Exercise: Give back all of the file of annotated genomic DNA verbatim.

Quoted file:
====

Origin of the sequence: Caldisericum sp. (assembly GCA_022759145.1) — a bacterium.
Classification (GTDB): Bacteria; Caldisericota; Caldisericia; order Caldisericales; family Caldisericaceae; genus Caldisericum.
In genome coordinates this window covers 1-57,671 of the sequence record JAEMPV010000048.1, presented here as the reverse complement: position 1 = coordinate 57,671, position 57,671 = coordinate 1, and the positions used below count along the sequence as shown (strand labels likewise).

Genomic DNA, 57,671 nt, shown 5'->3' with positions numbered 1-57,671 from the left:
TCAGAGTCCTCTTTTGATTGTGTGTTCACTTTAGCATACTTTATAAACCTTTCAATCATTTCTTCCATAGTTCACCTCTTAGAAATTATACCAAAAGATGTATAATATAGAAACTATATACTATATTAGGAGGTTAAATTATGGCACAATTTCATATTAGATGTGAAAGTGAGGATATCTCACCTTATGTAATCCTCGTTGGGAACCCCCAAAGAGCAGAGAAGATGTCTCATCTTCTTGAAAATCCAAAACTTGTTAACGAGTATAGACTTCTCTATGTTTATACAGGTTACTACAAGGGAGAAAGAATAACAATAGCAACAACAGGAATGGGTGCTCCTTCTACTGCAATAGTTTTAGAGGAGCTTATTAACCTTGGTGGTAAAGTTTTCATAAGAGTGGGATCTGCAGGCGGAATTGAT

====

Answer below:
Origin of the sequence: Caldisericum sp. (assembly GCA_022759145.1) — a bacterium.
Classification (GTDB): Bacteria; Caldisericota; Caldisericia; order Caldisericales; family Caldisericaceae; genus Caldisericum.
In genome coordinates this window covers 1-57,671 of the sequence record JAEMPV010000048.1, presented here as the reverse complement: position 1 = coordinate 57,671, position 57,671 = coordinate 1, and the positions used below count along the sequence as shown (strand labels likewise).

Genomic DNA, 57,671 nt, shown 5'->3' with positions numbered 1-57,671 from the left:
TCAGAGTCCTCTTTTGATTGTGTGTTCACTTTAGCATACTTTATAAACCTTTCAATCATTTCTTCCATAGTTCACCTCTTAGAAATTATACCAAAAGATGTATAATATAGAAACTATATACTATATTAGGAGGTTAAATTATGGCACAATTTCATATTAGATGTGAAAGTGAGGATATCTCACCTTATGTAATCCTCGTTGGGAACCCCCAAAGAGCAGAGAAGATGTCTCATCTTCTTGAAAATCCAAAACTTGTTAACGAGTATAGACTTCTCTATGTTTATACAGGTTACTACAAGGGAGAAAGAATAACAATAGCAACAACAGGAATGGGTGCTCCTTCTACTGCAATAGTTTTAGAGGAGCTTATTAACCTTGGTGGTAAAGTTTTCATAAGAGTGGGATCTGCAGGCGGAATTGAT